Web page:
Elinor saw, with great uneasiness the low spirits of her friend. His visit afforded her but a very partial satisfaction, while his own enjoyment in it appeared so imperfect. It was evident that he was...
-Chapter 19
Edward remained a week at the cottage; he was earnestly pressed by Mrs. Dashwood to stay longer; but, as if he were bent only on self-mortification, he seemed resolved to be gone when his enjoyment am...
-Chapter 19. Continued
Elinor sat down to her drawing-table as soon as he was out of the house, busily employed herself the whole day, neither sought nor avoided the mention of his name, appeared to interest herself almost ...
-Chapter 20
As the Miss Dashwoods entered the drawing-room of the park the next day, at one door, Mrs. Palmer came running in at the other, looking as good humoured and merry as before. She took them all most aff...
-Chapter 20. Continued
Elinor could hardly keep her countenance as she assented to the hardship of such an obligation. How charming it will be, said Charlotte, when he is in Parliament! - won't it? How I shall laugh! It...
-Chapter 21
The Palmers returned to Cleveland the next day, and the two families at Barton were again left to entertain each other. But this did not last long; Elinor had hardly got their last visitors out of her...
-Chapter 21. Continued
John is in such spirits today! said she, on his taking Miss Steeles's pocket handkerchief, and throwing it out of window - He is full of monkey tricks. And soon afterwards, on the second boy's vi...
-Chapter 22
Marianne, who had never much toleration for any thing like impertinence, vulgarity, inferiority of parts, or even difference of taste from herself, was at this time particularly ill-disposed, from the...
-Chapter 22. Continued
We have been engaged these four years. Four years! Yes. Elinor, though greatly shocked, still felt unable to believe it. I did not know, said she, that you were even acquainted till the o...
-Chapter 23
However small Elinor's general dependence on Lucy's veracity might be, it was impossible for her on serious reflection to suspect it in the present case, where no temptation could be answerable to the...
-Chapter 23. Continued
But it was not immediately that an opportunity of doing so could be commanded, though Lucy was as well disposed as herself to take advantage of any that occurred; for the weather was not often fine en...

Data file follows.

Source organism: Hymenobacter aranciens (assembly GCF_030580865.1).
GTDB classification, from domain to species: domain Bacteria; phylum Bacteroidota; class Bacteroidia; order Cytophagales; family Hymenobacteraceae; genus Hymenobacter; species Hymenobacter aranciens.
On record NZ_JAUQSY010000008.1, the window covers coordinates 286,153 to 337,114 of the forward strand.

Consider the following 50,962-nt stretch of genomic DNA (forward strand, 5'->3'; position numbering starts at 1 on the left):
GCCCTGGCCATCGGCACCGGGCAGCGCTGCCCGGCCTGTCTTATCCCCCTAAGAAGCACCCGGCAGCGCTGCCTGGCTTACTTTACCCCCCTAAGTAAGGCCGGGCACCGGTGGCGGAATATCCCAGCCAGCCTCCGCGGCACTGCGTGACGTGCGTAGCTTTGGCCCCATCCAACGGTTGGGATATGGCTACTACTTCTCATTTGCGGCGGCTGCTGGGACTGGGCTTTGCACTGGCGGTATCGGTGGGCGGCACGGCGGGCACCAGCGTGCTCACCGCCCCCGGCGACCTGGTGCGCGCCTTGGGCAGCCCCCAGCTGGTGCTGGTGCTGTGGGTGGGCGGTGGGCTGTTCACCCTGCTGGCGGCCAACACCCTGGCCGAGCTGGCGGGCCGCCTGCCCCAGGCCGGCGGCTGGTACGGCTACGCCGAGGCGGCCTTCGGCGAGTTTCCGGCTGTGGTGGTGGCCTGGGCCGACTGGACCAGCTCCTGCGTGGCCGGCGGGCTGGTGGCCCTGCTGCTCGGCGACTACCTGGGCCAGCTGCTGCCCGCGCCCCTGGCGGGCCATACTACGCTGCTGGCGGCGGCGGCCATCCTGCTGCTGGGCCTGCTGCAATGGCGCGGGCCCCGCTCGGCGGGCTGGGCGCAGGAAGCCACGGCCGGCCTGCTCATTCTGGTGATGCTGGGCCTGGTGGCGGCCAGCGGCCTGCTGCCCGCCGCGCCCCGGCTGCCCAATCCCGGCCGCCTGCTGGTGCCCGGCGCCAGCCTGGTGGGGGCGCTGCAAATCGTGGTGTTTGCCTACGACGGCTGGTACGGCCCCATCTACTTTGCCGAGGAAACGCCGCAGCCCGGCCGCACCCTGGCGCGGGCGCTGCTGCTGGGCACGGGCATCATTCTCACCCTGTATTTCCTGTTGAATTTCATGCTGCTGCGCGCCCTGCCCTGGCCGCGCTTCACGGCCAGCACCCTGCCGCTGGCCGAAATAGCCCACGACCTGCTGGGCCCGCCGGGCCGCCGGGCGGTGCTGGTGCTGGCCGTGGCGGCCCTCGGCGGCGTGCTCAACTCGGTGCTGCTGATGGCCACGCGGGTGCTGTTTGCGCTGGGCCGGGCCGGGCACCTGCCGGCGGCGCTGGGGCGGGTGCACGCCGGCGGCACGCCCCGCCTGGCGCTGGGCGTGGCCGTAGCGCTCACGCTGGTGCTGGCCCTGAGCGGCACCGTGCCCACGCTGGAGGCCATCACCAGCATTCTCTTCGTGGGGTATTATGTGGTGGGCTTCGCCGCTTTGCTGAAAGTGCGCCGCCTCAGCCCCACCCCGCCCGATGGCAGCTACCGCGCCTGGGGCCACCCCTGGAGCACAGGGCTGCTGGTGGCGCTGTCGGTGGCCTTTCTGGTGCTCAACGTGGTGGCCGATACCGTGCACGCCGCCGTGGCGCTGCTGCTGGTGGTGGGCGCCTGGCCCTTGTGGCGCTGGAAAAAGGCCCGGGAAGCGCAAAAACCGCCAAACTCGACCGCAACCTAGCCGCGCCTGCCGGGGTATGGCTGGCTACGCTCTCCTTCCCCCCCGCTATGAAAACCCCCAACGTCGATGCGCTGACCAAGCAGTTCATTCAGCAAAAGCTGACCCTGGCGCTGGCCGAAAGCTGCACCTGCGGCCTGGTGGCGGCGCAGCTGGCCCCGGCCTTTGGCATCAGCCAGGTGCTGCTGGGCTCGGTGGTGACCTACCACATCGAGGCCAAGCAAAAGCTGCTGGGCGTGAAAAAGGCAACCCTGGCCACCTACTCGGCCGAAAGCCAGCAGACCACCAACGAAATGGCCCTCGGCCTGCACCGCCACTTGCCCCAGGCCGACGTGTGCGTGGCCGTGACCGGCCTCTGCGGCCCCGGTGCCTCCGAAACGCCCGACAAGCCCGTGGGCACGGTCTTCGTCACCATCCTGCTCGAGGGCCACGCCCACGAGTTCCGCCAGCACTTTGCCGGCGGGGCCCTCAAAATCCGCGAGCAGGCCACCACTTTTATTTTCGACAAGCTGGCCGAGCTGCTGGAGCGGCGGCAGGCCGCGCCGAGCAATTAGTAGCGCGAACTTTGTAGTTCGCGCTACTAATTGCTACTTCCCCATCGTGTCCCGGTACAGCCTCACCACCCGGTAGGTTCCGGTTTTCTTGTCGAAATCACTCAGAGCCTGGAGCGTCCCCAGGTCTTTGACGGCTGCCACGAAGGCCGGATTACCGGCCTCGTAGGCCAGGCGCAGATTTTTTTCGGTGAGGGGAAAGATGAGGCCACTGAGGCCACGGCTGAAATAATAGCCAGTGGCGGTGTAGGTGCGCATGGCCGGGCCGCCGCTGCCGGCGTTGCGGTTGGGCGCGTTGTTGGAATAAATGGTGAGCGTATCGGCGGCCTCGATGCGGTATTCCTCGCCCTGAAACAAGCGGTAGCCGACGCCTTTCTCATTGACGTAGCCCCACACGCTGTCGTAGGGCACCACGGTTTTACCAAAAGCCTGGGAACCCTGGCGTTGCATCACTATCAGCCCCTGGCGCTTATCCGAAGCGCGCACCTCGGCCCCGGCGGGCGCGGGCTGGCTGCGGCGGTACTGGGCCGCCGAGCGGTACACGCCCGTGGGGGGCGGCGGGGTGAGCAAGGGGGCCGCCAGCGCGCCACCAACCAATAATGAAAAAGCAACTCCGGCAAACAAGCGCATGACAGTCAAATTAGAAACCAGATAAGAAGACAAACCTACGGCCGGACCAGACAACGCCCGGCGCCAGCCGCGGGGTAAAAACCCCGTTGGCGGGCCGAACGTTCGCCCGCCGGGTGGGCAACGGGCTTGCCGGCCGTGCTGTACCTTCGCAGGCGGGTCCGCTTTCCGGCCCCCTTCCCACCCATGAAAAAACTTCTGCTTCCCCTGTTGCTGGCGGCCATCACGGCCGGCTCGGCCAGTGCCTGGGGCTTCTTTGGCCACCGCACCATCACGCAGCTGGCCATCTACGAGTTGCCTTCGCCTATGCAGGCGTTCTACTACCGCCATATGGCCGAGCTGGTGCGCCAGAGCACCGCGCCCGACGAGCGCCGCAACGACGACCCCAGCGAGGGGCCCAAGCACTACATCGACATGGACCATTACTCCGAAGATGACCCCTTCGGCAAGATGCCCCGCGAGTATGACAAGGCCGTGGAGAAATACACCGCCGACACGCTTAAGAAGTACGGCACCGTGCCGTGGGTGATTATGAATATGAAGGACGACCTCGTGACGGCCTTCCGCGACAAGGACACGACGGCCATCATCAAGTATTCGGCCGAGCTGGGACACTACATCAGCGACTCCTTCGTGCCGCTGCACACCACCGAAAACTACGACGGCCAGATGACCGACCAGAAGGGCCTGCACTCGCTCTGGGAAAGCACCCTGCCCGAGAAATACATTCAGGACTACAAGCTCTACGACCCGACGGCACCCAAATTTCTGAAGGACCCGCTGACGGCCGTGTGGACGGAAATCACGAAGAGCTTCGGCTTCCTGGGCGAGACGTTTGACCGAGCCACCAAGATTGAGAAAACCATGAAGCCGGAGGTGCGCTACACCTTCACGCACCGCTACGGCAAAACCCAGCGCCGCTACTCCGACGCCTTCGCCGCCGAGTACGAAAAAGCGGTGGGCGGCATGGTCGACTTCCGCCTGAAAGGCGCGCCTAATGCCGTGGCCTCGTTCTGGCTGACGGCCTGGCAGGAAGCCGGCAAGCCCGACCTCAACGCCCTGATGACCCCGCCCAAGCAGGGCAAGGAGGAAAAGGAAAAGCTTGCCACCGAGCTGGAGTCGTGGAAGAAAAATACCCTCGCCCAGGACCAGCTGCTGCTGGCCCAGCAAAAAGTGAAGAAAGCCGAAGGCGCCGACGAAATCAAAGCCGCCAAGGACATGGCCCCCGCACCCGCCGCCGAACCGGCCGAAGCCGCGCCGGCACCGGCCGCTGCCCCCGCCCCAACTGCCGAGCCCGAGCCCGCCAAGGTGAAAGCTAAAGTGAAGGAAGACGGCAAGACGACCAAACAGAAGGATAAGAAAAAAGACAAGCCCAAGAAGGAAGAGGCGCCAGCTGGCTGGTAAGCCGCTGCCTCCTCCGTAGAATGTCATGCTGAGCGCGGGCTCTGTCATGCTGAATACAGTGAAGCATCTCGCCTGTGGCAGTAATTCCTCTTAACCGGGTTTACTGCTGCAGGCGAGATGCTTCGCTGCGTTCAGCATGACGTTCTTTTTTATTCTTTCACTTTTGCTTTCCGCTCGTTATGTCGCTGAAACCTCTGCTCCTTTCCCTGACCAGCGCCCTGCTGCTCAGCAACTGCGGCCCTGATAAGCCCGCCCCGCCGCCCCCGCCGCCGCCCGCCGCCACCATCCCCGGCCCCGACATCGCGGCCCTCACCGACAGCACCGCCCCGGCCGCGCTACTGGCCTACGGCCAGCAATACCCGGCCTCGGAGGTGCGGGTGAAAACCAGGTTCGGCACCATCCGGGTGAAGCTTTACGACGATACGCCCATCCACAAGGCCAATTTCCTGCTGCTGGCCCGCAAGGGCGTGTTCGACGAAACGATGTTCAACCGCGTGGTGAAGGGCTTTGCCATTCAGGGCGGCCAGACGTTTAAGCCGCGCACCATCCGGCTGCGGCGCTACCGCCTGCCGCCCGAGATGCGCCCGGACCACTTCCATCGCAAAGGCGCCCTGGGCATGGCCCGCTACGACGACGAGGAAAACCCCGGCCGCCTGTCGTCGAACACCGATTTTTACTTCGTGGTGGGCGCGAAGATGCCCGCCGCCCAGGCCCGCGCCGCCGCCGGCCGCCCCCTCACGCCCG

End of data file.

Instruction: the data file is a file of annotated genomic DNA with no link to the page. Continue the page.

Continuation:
-Chapter 24
In a firm, though cautious tone, Elinor thus began. I should be undeserving of the confidence you have honoured me with, if I felt no desire for its continuance, or no farther curiosity on its subje...
-Chapter 25
Though Mrs. Jennings was in the habit of spending a large portion of the year at the houses of her children and friends, she was not without a settled habitation of her own. Since the death of her hus...
-Chapter 26
Elinor could not find herself in the carriage with Mrs. Jennings, and beginning a journey to London under her protection, and as her guest, without wondering at her own situation, so short had their a...
-Chapter 26. Continued
Is your sister ill? said he. Elinor answered in some distress that she was, and then talked of head-aches, low spirits, and over fatigues; and of every thing to which she could decently attribute h...
-Chapter 27
If this open weather holds much longer, said Mrs. Jennings, when they met at breakfast the following morning, Sir John will not like leaving Barton next week; 'tis a sad thing for sportsmen to lose...
-Chapter 27. Continued
Mrs. Jennings soon appeared, and the note being given her, she read it aloud. It was from Lady Middleton, announcing their arrival in Conduit Street the night before, and requesting the company of her...
-Chapter 28
Nothing occurred during the next three or four days, to make Elinor regret what she had done, in applying to her mother; for Willoughby neither came nor wrote. They were engaged about the end of that ...
-Chapter 29
Before the house-maid had lit their fire the next day, or the sun gained any power over a cold, gloomy morning in January, Marianne, only half dressed, was kneeling against one of the window-seats for...
-Chapter 29. Part 2
I am, dear Madam, Your most obedient humble servant, JOHN WILLOUGHBY. With what indignation such a letter as this must be read by Miss Dashwood, may be imagined. Though aware, before she bega...
-Chapter 29. Part 3
M.D. Her second note, which had been written on the morning after the dance at the Middletons', was in these words: - I cannot express my disappointment in having missed you the day before yester...
-Chapter 30
Mrs. Jennings came immediately to their room on her return, and without waiting to have her request of admittance answered, opened the door and walked in with a look of real concern. How do you do m...
-Chapter 30. Continued
Dear ma'am, this kindness is quite unnecessary. Marianne, I dare say, will not leave her room again this evening. I shall persuade her if I can to go early to bed, for I am sure she wants rest. Ay...
-Chapter 31